The first possibility is PJ Thum is a sloppy historian who doesn’t dig deeper and look for more sources of information so that he can come to a proper (and accurate) conclusion.

Or the second possibility is that he had deliberately put up the post and asked a question in such a way that would induce people to conclude that the Singapore government is a source of fake news.

Of course, we don’t know which is the truth. We don’t believe that PJ Thum is that malicious as to deliberately spread fake news. But we also don’t think PJ Thum is stupid. So… It’s hard to say. Having said that, if PJ Thum can be so wrong on this incident, what else could he or we have gotten wrong?

Whatever the case is, this incident has again demonstrated that we should all learn to google. And don’t automatically accept anything we read or what we’re told to be true.

ALWAYS check and look for more sources of information. Otherwise, we might end up looking like fools for believing that some piece of fake news is true.


Pursuing the Chinese Dream

May 29, 2018

Pursuing the Chinese Dream

By Michael Heng

The goal of realizing national rejuvenation will contribute to the cultural richness of humanity

by Professor Michael Heng

The top Chinese leaders, on assuming power, would set out their agenda by announcing a vision to inspire the people. The vision of former President Hu Jintao was to build a harmonious Chinese society. The current President, Xi Jinping, has called on the Chinese people to fulfill the dream of building a moderately prosperous society and realizing national rejuvenation.

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Seen historically, Xi’s Chinese Dream is a continuation of China’s ongoing project of national reconstruction after the traumatic experience of repeated defeats by foreign powers since the Opium Wars 150 years ago. This project formed a common theme in the lives of China’s historical figures such as Sun Yet-sun, Chiang Kai-shek, Mao Zedong and Deng Xiaoping.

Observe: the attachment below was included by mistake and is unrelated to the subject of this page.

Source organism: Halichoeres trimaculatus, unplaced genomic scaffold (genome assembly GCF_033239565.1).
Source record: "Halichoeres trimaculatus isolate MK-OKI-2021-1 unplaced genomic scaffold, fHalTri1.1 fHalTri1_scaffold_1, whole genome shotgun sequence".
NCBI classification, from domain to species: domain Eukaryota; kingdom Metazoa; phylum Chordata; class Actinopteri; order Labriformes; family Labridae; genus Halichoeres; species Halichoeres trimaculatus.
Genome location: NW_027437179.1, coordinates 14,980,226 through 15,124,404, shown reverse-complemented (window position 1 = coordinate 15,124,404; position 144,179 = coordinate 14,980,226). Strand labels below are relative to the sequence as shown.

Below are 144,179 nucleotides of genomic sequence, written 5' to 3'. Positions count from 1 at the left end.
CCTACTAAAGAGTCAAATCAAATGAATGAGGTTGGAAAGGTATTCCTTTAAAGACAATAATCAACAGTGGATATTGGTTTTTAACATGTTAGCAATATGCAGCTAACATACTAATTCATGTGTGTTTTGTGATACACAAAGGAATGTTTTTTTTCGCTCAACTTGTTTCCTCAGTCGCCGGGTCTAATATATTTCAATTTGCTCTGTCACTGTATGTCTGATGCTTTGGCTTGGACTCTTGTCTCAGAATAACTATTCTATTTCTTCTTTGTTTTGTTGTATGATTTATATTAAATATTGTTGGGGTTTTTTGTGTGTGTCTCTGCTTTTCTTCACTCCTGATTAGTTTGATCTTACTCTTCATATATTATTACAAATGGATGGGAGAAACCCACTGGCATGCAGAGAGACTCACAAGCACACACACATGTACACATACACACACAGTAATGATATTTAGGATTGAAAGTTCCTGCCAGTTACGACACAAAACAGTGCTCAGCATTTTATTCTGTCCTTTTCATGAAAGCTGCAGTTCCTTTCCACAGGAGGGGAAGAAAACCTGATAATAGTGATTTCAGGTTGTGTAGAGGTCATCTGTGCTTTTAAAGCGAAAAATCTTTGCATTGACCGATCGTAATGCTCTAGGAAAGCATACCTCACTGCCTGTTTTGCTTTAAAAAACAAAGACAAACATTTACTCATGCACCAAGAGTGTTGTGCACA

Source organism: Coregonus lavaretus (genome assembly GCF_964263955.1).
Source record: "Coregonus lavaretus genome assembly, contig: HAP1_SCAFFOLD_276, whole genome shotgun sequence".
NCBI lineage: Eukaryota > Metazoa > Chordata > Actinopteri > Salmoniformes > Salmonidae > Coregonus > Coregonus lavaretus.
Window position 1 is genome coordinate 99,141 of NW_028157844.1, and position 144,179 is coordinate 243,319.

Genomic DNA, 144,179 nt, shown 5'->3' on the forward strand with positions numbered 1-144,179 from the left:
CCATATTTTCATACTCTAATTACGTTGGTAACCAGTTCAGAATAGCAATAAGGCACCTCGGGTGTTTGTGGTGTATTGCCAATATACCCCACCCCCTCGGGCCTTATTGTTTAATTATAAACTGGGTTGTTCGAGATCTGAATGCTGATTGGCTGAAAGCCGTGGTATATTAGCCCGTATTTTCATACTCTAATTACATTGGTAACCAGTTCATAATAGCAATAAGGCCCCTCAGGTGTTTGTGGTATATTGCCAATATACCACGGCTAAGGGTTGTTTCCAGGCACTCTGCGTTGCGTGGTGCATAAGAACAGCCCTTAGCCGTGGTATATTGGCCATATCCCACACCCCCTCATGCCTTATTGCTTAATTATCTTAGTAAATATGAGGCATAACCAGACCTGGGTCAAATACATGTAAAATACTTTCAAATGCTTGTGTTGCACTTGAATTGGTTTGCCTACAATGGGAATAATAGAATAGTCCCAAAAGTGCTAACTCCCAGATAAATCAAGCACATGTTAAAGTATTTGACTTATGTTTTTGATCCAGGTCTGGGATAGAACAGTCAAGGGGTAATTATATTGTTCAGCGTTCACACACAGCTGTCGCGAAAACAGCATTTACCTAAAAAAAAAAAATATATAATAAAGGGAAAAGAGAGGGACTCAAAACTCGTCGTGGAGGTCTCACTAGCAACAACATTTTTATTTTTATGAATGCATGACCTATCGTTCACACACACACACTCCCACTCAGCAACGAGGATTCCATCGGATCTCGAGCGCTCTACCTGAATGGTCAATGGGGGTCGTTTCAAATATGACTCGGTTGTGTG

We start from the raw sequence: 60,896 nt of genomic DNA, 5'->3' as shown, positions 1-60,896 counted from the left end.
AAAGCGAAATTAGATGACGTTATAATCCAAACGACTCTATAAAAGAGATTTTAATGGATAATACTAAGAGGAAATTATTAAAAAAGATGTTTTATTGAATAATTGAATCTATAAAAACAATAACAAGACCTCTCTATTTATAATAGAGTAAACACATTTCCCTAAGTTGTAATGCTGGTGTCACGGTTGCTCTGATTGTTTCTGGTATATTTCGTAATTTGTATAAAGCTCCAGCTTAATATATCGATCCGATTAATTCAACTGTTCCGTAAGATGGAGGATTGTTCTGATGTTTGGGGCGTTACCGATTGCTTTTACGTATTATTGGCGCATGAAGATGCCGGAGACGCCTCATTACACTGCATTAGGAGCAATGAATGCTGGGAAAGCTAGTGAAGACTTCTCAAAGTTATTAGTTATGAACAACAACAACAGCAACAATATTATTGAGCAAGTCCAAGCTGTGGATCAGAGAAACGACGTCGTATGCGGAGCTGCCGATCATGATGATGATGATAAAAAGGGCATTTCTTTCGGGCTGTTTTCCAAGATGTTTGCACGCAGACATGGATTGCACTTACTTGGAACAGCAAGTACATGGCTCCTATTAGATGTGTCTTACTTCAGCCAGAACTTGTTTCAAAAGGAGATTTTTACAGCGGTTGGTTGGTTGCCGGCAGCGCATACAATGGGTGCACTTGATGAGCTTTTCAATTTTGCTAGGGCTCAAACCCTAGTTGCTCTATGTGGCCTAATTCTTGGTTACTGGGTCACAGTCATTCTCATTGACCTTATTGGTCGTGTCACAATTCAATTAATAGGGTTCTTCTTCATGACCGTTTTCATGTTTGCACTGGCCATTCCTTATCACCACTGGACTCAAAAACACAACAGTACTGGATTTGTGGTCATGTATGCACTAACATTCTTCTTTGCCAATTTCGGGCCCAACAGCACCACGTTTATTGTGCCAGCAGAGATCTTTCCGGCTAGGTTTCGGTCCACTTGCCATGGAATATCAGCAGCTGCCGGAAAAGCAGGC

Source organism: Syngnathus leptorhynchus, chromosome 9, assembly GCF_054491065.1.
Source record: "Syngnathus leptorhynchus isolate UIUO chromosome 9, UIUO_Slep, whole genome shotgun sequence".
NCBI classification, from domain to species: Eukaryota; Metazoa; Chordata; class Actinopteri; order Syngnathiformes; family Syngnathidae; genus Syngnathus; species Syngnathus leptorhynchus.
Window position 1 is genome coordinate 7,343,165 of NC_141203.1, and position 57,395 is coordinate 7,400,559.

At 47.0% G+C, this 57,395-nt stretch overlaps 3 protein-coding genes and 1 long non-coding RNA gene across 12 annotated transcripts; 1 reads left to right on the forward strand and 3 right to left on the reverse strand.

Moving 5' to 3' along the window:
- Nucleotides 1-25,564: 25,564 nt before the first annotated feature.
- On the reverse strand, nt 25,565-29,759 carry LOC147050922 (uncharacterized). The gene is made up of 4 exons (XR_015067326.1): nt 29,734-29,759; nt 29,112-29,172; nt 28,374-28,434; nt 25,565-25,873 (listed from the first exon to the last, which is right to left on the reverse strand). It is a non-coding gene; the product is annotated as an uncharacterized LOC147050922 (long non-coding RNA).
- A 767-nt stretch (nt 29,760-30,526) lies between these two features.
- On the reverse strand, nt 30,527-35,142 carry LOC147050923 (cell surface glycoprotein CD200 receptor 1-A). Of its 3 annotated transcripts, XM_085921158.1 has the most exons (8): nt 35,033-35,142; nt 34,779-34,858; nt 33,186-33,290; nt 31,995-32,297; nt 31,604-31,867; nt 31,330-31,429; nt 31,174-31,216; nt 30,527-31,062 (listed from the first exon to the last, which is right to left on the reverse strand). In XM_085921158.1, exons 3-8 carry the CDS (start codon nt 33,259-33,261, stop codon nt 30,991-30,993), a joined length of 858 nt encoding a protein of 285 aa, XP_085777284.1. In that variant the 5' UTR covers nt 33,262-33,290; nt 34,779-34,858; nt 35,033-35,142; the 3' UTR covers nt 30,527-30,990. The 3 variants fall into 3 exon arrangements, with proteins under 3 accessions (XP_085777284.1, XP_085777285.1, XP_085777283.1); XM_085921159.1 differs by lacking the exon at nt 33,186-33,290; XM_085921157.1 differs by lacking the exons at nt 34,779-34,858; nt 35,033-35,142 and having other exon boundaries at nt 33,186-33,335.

The world should welcome a wealthy and powerful China. A powerful Song Dynasty (960-1279) might have deterred eventual Mongolian military conquests in the Middle East, Europe and Russia. Likewise, a powerful China in the more recent past would have stopped Japan from invading Korea, China and Southeast Asia.

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Deng Xiao Ping –China’s Great Moderniser–To be Rich is Glorious

A strong Chinese economy in the last few decades has energized the global economy, especially after the 2008 financial crisis. However, while welcoming a powerful China, the world would not like to see a bullying China.

The rise of China affects the balance of economic power globally. But, how would Chinese like this period of their history to be understood by future generations?

As a period of remarkable economic growth only? Or as a period of economic development coupled with cultural and intellectual brilliance, with an enduring positive impact throughout the whole world, at par with previous glorious periods of human history?

Most Chinese would prefer the second scenario.Radical economic and social transformations are often accompanied by intellectual ferment and cultural effervescence. These transformations throw up many serious issues, challenging the best brains of the time. In attempts to solve these issues, the great thinkers draw on their intellectual heritage, learn from other sources, cross-fertilize them and creatively synthesize them to produce original thoughts.

Examples are Ancient Greece, China’s Spring-Autumn-Warring period, the Islamic golden age, the Indian Mughal period, and China’s Tang-Song period. The most recent experience is the periods of European Renaissance and Enlightenment, which produced giants in the fields of philosophy, natural sciences, social sciences, fine arts, music, architecture, and literature.

European intellectuals acted as a positive force during that critical period, functioning both as social conscience and as sources of forward-looking ideas. Their works have shaped the character of modern European civilization.

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Such historical perspective provides new dimensions to the Chinese Dream. In addition to wealth and power, it envisions building a modern Chinese civilization of material prosperity and cultural refinement in equal measure.